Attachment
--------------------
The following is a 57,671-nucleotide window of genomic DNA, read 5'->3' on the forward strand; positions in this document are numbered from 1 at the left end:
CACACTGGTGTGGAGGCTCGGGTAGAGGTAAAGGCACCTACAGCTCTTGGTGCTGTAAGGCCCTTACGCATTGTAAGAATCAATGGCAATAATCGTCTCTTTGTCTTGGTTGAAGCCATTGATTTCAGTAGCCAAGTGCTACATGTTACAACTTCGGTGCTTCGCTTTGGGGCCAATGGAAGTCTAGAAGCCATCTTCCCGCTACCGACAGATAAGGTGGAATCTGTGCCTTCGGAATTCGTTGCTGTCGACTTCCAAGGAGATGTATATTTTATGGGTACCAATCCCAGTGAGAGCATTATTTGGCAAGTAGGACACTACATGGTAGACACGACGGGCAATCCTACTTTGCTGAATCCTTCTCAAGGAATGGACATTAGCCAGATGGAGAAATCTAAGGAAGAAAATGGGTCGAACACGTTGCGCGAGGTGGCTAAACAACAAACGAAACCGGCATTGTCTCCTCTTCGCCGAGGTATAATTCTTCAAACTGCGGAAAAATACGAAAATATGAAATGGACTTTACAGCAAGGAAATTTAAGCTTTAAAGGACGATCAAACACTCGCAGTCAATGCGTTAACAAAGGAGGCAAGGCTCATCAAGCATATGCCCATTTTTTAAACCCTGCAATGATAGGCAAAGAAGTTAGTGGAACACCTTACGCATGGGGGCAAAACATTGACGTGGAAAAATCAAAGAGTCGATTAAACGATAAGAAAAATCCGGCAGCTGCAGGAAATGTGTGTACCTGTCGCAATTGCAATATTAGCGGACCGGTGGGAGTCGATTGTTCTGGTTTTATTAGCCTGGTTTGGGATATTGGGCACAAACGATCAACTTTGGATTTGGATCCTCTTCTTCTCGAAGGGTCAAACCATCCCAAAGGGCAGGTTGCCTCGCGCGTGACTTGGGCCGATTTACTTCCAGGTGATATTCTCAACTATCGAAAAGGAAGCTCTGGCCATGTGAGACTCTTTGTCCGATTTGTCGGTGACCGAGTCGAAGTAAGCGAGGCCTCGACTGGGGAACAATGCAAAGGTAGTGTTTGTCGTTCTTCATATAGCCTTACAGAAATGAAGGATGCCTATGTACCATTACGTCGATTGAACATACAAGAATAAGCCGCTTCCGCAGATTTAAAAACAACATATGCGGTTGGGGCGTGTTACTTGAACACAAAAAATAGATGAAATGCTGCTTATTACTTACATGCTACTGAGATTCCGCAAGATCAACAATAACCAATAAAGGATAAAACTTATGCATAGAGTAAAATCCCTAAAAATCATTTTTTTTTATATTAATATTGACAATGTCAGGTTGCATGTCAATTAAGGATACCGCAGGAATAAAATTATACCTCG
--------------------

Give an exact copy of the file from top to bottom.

The following is a 57,671-nucleotide window of genomic DNA, read 5'->3' on the forward strand; positions in this document are numbered from 1 at the left end:
CACACTGGTGTGGAGGCTCGGGTAGAGGTAAAGGCACCTACAGCTCTTGGTGCTGTAAGGCCCTTACGCATTGTAAGAATCAATGGCAATAATCGTCTCTTTGTCTTGGTTGAAGCCATTGATTTCAGTAGCCAAGTGCTACATGTTACAACTTCGGTGCTTCGCTTTGGGGCCAATGGAAGTCTAGAAGCCATCTTCCCGCTACCGACAGATAAGGTGGAATCTGTGCCTTCGGAATTCGTTGCTGTCGACTTCCAAGGAGATGTATATTTTATGGGTACCAATCCCAGTGAGAGCATTATTTGGCAAGTAGGACACTACATGGTAGACACGACGGGCAATCCTACTTTGCTGAATCCTTCTCAAGGAATGGACATTAGCCAGATGGAGAAATCTAAGGAAGAAAATGGGTCGAACACGTTGCGCGAGGTGGCTAAACAACAAACGAAACCGGCATTGTCTCCTCTTCGCCGAGGTATAATTCTTCAAACTGCGGAAAAATACGAAAATATGAAATGGACTTTACAGCAAGGAAATTTAAGCTTTAAAGGACGATCAAACACTCGCAGTCAATGCGTTAACAAAGGAGGCAAGGCTCATCAAGCATATGCCCATTTTTTAAACCCTGCAATGATAGGCAAAGAAGTTAGTGGAACACCTTACGCATGGGGGCAAAACATTGACGTGGAAAAATCAAAGAGTCGATTAAACGATAAGAAAAATCCGGCAGCTGCAGGAAATGTGTGTACCTGTCGCAATTGCAATATTAGCGGACCGGTGGGAGTCGATTGTTCTGGTTTTATTAGCCTGGTTTGGGATATTGGGCACAAACGATCAACTTTGGATTTGGATCCTCTTCTTCTCGAAGGGTCAAACCATCCCAAAGGGCAGGTTGCCTCGCGCGTGACTTGGGCCGATTTACTTCCAGGTGATATTCTCAACTATCGAAAAGGAAGCTCTGGCCATGTGAGACTCTTTGTCCGATTTGTCGGTGACCGAGTCGAAGTAAGCGAGGCCTCGACTGGGGAACAATGCAAAGGTAGTGTTTGTCGTTCTTCATATAGCCTTACAGAAATGAAGGATGCCTATGTACCATTACGTCGATTGAACATACAAGAATAAGCCGCTTCCGCAGATTTAAAAACAACATATGCGGTTGGGGCGTGTTACTTGAACACAAAAAATAGATGAAATGCTGCTTATTACTTACATGCTACTGAGATTCCGCAAGATCAACAATAACCAATAAAGGATAAAACTTATGCATAGAGTAAAATCCCTAAAAATCATTTTTTTTTATATTAATATTGACAATGTCAGGTTGCATGTCAATTAAGGATACCGCAGGAATAAAATTATACCTCG